Permutation distance

If you have two sequences, and one is a permutation of the other, how do you measure how far apart the two sequences are?

This post was motivated by the previous post on anagram statistics. For a certain dictionary, the code used in that post found that the longest anagram pairs were the following:

certifications, rectifications
impressiveness, permissiveness
teaspoonsful, teaspoonfuls

Anagrams are more amusing when the two words are more dissimilar, at least in my opinion.

There are several ways to measure (dis)similarity. The words in the first two pairs above are dissimilar in meaning, but the words in the last pair are synonyms [1]. The pairs of words above are not that dissimilar as character strings.

It would be hard to quantify how dissimilar two words are in meaning, but easier to quantify how dissimilar they are as sequences of characters. We’ll look at two approaches: Hamming distance and transposition distance.

Hamming distance

The Hamming distance between two words is the number of positions in which they differ. We can see the Hamming distances between the words above by viewing them in a fixed-width font.




The Hamming distances above are 2, 5, and 4.

The anagrams with maximum Hamming distance in my dictionary are “imperfections” and “perfectionism.” (There’s something poetic about these words being anagrams.) The Hamming distance is 13 because these 13-letter words differ in every position.


Transposition distance

Another way to measure the distance between two permutations is how many elements would have to be swapped to turn one list into the other. This is called the transposition distance. For example, the transposition distance between “certifications” and “rectifications” is 1, because you only need to swap the first and third characters to turn one into the other.

It’s not so obvious what the transposition distance is between “impressiveness” and “permissiveness”. We can find an upper bound on the distance by experimentation. The two words only differ in the first five letters, so the distance between “impressiveness” and “permissiveness” is no larger than the distance between “impre” and “permi”. The latter pair of words are no more than 4 transpositions apart as the following sequence shows:


But is there a shorter sequence of transpositions? Would it help if we used the rest of the letters “ssiveness” as working space?

Computing transposition distance is hard, as in NP-hard. This is unfortunate since transposition has more practical applications than just word games. It is used, for example, in genetic research. It may be practical to compute for short sequences, but in general one must rely on bounds and approximations.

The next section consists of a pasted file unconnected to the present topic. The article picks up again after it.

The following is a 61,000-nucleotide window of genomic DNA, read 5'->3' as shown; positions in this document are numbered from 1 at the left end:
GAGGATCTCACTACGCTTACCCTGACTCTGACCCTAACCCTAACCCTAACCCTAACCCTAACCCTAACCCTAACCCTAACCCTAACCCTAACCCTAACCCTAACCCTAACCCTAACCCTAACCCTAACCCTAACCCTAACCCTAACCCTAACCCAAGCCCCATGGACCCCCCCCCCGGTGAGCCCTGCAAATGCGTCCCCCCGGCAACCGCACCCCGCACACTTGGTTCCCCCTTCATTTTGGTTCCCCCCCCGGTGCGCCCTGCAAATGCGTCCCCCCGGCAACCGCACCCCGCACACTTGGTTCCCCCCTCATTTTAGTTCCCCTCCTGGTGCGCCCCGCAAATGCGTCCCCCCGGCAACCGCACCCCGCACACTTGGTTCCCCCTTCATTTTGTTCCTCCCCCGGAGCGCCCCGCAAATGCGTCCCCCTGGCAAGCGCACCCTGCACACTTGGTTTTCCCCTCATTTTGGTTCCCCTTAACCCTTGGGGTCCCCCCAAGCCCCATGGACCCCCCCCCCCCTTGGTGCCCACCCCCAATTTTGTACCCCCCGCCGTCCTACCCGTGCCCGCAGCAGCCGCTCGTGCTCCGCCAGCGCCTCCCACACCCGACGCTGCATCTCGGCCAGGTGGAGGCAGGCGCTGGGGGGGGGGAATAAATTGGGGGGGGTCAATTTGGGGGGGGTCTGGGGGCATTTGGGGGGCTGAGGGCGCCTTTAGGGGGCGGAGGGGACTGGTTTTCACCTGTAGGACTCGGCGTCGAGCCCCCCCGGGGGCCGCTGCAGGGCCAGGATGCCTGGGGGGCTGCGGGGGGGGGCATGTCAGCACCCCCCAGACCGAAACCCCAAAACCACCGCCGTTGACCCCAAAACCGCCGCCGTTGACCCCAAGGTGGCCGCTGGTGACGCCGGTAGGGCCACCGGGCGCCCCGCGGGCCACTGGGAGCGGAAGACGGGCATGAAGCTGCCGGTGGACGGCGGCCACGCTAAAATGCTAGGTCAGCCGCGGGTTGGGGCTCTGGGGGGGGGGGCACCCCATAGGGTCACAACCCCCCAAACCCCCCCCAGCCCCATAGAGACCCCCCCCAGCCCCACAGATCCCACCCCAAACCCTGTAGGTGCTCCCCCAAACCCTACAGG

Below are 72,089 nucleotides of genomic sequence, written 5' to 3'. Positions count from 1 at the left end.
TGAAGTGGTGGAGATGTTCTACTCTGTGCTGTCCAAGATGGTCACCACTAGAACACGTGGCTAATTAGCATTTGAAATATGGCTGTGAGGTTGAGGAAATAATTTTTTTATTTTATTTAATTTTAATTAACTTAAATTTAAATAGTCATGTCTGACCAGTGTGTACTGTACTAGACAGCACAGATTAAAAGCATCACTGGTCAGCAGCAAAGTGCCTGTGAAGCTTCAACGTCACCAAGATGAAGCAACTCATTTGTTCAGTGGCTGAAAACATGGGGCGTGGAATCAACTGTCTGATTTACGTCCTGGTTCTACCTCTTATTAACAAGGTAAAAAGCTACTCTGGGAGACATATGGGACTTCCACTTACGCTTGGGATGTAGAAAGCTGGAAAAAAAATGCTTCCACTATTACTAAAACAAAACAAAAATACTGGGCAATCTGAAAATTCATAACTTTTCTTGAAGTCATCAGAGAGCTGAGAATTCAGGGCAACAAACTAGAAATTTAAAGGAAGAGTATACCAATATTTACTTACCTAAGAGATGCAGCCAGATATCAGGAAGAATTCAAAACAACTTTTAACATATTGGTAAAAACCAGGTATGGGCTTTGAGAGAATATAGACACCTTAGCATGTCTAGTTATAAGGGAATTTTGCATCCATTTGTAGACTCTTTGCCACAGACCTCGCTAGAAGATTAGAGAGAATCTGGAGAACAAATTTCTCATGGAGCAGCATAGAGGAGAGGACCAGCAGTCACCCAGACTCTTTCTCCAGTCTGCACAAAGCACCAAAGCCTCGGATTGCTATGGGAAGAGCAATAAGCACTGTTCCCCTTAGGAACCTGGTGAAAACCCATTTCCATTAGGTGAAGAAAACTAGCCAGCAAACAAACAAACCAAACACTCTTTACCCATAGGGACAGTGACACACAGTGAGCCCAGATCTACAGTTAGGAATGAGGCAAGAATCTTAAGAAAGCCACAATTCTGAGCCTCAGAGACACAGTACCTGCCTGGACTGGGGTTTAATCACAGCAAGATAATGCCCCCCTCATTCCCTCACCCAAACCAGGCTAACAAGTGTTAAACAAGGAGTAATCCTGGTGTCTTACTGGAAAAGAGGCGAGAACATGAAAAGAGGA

Note that transposition distance allows swapping any two elements. If we only allowed swapping consecutive elements, the problem is much easier, but the results are not the same. When restricted to consecutive swaps, the distance between “certifications” and “rectifications” is 3 rather than 1. We can swap the “c” and the “r” to turn “cer” into “rec” so we have to do something like


I don’t know a name for the distance where you allow rotations. The words “teaspoonsful” and “teaspoonfuls” differ by one rotation, turning “sful” into “fuls.” While this can be done in one rotation, it would take several swaps.

Related posts

[1] Although “teaspoonfuls” is far more common, I remember a schoolmarm teaching us that this is incorrect.

And I still recoil at “brother in laws” and say “brothers in law” instead; the majority is on my side on this one.

4 thoughts on “Permutation distance

  1. Mark Dominus wrote ( about his search for the best anagram a couple of years ago, using a distance that he thought was a better match for our intuitive idea of what makes a good anagram. Instead of looking at individual letters, it breaks a word into chunks that can be rearranged to form the other word. The score is the minimum number of chunks.

    So teaspoonsful teaspoonfuls is a disappointing anagram, because despite the length of the words, we need only three pieces: teaspoon, s, ful.

    A follow-up post discusses the clever algorithm for finding the best division.

  2. Thanks. Nice article by MJD! And nice result: cinematographer and megachiropteran, a movie maker and a giant bat! Semantically and textually pretty far apart.

  3. I had a need to score how different two permutations of a set (with no duplicates) were. My approach was based on the sum of squared distances between the indices at which each element appeared:


    	two permutations of a set
    	a value in [-1.0, 1.0] indicating the correlation between the permutations
    	a result of 1.0 indicates the permutations are identical
    	a result of -1.0 indicates the permutations are reversed
    def perm_corr(a, b):
    	assert len(a) == len(b)
    	ssd = 0 # sum of squared differences of element positions
    	for pos, elem in enumerate(a):
    		ssd += (pos - b.index(elem))**2
    	l = len(a)
    	max_ssd = (l + 1) * l * (l - 1) / 3 # shifted by 1
    	return 1 - 2.0 * ssd / max_ssd
  4. I think that a possible refinement of Mark’s idea could be something like sum(sqrt(chunk size)). This would give a higher score to anagrams with many chunks of length 2 (such as notaries/senorita, which Mark mentioned should score higher), but less to anagrams with very long chunks like teaspoonfuls/teaspoonsful. Or perhaps sqrt could be replaced with a function that drops off even more quickly.

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